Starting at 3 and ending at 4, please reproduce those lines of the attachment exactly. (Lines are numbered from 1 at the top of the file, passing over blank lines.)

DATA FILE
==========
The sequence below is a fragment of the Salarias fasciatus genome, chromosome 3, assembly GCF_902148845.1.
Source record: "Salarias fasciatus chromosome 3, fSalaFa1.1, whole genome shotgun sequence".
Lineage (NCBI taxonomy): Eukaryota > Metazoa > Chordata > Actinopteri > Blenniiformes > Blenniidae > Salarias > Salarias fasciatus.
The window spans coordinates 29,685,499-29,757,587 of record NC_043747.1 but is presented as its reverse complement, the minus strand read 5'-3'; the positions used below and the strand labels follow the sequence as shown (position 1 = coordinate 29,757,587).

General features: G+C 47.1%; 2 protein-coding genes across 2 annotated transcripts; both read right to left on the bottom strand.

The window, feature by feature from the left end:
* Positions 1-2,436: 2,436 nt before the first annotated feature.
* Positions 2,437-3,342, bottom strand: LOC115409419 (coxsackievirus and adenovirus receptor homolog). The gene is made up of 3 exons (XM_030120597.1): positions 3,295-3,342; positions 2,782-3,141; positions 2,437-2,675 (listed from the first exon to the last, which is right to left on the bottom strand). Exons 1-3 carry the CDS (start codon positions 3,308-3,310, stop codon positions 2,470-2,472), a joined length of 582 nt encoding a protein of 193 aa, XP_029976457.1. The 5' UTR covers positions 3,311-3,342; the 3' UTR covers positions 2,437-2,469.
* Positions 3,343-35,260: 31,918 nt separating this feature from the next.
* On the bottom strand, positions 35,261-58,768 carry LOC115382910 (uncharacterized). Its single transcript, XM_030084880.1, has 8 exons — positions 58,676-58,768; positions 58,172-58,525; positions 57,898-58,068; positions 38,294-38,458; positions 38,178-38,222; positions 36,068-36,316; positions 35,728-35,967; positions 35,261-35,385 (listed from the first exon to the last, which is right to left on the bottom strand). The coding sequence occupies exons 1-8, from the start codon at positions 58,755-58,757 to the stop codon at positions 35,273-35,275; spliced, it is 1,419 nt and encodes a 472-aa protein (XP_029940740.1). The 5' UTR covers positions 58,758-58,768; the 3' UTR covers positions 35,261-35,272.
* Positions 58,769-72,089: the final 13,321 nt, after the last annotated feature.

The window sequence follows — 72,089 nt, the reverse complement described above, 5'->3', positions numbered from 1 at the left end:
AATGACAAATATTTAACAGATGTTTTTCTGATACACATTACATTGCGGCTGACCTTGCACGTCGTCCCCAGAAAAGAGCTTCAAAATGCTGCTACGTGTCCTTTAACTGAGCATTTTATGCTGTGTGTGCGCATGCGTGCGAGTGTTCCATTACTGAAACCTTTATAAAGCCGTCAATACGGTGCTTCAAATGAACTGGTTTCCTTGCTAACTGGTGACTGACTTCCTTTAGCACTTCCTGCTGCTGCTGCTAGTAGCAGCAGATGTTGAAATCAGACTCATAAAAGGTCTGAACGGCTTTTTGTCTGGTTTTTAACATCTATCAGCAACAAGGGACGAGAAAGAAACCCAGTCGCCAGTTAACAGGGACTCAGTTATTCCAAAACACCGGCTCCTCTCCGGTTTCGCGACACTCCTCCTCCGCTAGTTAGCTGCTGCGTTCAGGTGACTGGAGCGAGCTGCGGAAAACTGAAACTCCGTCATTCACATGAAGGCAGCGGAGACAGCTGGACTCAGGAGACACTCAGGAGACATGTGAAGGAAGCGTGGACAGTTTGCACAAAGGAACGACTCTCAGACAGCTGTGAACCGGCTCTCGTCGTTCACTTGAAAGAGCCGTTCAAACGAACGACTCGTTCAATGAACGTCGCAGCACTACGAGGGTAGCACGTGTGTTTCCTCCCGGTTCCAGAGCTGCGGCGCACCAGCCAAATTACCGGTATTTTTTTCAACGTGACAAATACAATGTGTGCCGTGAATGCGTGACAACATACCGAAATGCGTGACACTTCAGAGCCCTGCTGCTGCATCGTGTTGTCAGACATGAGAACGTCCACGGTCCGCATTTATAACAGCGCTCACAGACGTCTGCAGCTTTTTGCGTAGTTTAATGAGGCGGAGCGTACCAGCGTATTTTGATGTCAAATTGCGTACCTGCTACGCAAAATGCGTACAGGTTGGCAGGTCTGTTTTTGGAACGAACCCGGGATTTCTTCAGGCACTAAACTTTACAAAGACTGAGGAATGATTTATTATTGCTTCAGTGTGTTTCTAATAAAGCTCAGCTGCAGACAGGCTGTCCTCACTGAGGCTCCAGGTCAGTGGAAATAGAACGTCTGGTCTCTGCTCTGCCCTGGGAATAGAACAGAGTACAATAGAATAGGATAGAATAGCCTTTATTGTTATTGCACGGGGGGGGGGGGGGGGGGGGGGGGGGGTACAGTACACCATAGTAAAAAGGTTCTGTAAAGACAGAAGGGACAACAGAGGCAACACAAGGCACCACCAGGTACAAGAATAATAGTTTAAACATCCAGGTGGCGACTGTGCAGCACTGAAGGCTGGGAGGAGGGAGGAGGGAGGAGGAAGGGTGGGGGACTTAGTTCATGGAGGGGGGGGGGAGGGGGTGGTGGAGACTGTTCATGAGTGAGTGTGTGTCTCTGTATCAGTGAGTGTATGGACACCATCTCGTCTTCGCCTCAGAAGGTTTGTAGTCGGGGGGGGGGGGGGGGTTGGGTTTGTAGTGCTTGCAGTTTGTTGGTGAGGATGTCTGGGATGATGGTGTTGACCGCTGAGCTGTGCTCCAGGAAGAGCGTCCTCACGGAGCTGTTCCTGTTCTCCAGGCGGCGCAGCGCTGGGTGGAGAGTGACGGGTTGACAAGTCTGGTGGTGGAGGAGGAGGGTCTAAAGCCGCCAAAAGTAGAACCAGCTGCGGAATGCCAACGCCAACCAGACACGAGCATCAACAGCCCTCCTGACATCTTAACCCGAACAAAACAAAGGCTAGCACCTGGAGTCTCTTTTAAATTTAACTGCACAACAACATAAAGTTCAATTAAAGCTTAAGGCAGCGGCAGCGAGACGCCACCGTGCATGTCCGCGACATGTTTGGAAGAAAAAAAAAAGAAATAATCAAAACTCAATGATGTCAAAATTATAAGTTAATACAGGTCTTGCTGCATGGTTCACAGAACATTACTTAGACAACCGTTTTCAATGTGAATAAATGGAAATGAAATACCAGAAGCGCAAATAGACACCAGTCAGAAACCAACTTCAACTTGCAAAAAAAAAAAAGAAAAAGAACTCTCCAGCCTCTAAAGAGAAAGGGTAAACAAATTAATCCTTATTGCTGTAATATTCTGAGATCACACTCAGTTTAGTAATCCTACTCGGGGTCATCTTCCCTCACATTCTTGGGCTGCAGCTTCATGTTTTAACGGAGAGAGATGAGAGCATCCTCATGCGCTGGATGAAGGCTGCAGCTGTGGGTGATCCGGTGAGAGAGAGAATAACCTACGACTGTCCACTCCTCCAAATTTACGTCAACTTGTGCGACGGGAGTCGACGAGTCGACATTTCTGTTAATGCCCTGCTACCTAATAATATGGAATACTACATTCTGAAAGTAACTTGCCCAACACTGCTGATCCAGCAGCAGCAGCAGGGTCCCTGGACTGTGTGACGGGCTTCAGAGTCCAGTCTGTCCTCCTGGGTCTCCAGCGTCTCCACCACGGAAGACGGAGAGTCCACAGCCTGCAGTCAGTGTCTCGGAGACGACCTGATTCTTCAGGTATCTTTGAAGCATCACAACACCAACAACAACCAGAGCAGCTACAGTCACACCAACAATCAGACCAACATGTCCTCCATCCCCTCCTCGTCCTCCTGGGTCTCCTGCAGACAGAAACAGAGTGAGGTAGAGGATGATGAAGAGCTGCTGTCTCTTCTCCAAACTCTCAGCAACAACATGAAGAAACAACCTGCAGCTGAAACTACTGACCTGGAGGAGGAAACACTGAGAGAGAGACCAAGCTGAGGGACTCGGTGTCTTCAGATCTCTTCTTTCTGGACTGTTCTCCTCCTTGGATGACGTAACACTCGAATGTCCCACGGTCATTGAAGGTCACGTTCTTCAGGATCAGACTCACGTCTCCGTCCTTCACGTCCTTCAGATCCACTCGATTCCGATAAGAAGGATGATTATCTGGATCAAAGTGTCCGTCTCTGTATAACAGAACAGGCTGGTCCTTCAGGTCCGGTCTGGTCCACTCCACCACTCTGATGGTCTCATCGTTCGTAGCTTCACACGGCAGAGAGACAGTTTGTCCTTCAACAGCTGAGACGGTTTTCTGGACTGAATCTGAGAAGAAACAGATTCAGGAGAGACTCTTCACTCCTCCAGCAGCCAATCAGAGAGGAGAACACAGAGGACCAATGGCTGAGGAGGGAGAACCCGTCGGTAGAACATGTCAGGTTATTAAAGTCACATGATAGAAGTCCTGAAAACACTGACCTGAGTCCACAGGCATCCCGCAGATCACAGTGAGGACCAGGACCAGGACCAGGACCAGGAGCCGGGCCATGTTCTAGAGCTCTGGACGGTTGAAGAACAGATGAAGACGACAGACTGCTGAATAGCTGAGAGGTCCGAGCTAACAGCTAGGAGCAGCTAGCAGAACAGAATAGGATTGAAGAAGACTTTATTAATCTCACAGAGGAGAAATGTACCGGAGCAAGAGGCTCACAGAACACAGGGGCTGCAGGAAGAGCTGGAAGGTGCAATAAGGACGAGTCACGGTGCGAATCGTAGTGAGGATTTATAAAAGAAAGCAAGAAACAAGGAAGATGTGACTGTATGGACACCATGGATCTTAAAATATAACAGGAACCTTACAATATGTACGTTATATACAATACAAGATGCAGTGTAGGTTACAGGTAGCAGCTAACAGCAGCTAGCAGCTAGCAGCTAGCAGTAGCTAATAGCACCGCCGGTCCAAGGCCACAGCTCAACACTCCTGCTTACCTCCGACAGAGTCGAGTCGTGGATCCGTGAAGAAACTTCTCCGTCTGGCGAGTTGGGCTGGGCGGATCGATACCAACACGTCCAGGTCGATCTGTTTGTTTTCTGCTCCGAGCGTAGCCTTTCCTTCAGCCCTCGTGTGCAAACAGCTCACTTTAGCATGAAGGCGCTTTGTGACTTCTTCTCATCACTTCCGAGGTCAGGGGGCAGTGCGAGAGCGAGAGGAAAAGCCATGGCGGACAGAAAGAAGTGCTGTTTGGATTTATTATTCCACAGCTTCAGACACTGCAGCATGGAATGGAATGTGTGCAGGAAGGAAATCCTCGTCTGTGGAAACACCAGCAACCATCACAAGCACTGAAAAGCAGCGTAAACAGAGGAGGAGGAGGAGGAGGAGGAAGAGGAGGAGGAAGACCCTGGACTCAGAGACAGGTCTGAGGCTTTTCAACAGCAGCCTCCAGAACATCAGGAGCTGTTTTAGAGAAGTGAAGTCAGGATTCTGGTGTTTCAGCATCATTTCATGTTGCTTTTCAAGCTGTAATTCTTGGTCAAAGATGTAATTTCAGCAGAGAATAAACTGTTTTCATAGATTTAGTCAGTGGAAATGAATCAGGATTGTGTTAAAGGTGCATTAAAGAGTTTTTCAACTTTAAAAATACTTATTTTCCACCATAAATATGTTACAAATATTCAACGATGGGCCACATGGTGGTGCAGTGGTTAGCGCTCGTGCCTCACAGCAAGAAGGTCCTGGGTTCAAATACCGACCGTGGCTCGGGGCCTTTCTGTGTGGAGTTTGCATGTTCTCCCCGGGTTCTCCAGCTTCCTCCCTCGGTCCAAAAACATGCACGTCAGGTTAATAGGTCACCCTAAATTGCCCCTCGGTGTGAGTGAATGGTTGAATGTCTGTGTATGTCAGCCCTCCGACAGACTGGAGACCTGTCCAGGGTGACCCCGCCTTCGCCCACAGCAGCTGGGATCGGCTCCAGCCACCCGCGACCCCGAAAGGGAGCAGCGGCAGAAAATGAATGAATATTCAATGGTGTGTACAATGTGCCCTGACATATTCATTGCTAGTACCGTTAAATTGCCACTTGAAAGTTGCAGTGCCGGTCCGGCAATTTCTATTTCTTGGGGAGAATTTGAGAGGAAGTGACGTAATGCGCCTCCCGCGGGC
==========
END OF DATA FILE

Lineage (NCBI taxonomy): Eukaryota > Metazoa > Chordata > Actinopteri > Blenniiformes > Blenniidae > Salarias > Salarias fasciatus.
The window spans coordinates 29,685,499-29,757,587 of record NC_043747.1 but is presented as its reverse complement, the minus strand read 5'-3'; the positions used below and the strand labels follow the sequence as shown (position 1 = coordinate 29,757,587).